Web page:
“The police officer who puts their life on the line with no superpowers”, I said, “reveals far greater virtue than Superman, who is a mere superhero.

But let’s be more specific…

Yudkowsky brings up (probably) atheist police officer John Perry:

Perry knew he was risking his very existence, every week on the job.  And it’s not, like most people in history, that he knew he had only a choice of how to die, and chose to make it matter – because Perry was a transhumanist; he had genuine hope.  And Perry went out there and put his life on the line anyway.  Not because he expected any divine reward. Not because he expected to experience anything at all, if he died.  But because there were other people in danger, and they didn’t have immortal souls either, and his hope of life was worth no more than theirs.

But now, consider one religion’s idea of a superhero:

As the Christians tell the story, Jesus Christ could walk on water, calm storms, drive out demons with a word.  It must have made for a comfortable life:  Starvation a problem?  Xerox some bread.  Don’t like a tree?  Curse it.  Romans a problem?  Sic your Dad on them.  Eventually this charmed life ended, when Jesus voluntarily presented himself for crucifixion.  Being nailed to a cross is not a comfortable way to die.  But as the Christians tell the story, it only lasted a few hours – nothing compared to the duration, or even the intensity, of the tortures the Inquisition visited upon suspected witches.  As the Christians tell the story, Jesus did this knowing he would come back to life three days later, and then go to Heaven.  What was the threat that moved Jesus to face a few hours’ suffering followed by eternity in Heaven?  Was it the life of a single person?  Was it the corruption of the church of Judea, or the oppression of Rome?  No: as the Christians tell the story, the eternal fate of every human went on the line before Jesus suffered himself to be temporarily nailed to a cross.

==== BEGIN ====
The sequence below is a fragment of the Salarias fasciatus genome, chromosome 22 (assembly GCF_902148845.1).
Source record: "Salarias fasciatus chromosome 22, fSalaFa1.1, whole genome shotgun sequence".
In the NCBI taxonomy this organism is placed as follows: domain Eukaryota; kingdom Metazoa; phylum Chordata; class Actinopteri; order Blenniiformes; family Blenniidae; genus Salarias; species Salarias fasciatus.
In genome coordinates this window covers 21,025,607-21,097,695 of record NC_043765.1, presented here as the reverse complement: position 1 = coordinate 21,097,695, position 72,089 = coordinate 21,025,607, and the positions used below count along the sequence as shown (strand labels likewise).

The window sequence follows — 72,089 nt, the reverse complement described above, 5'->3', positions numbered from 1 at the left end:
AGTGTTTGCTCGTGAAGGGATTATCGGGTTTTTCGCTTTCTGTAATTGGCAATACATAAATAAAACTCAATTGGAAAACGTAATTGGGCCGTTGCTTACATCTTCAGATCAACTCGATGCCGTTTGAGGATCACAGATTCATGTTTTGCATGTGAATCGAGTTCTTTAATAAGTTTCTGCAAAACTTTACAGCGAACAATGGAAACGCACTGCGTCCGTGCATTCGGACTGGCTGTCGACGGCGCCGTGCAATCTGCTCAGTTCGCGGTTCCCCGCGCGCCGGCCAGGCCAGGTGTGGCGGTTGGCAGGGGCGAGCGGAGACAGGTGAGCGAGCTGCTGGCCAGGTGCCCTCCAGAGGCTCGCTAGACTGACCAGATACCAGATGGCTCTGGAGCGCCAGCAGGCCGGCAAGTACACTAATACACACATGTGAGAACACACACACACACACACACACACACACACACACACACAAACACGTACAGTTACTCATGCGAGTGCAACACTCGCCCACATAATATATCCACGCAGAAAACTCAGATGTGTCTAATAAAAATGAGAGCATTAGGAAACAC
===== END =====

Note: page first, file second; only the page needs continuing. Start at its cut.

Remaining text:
[But] what if Jesus… of Nazareth never walked on water, and nonetheless defied the church of Judea established by the powers of Rome?

Would that not deserve greater honor than that which adheres to Jesus Christ, who was only a mere messiah?

Previous post:

Next post:

{ 21 comments… read them below or add one }

cl March 27, 2011 at 10:33 am

Huh. I guess even the “oh-so-rational” Eliezer Yudkowsky gets to say whatever nonsense he wants to prove his point at times. For somebody so into overcoming bias and irrationality, this guy seems just as prone to rhetorical device and non-sequitur as your average internet atheist apologist:

As the Christians tell the story, Jesus Christ could walk on water, calm storms, drive out demons with a word. It must have made for a comfortable life: Starvation a problem? Xerox some bread. Don’t like a tree? Curse it. Romans a problem? Sic your Dad on them.

Of course, here’s what you’ll find if you read Matthew 26:

Then the men stepped forward, seized Jesus and arrested him. With that, one of Jesus’ companions reached for his sword, drew it out and struck the servant of the high priest, cutting off his ear. “Put your sword back in its place,” Jesus said to him, “for all who draw the sword will die by the sword. Do you think I cannot call on my Father, and he will at once put at my disposal more than twelve legions of angels?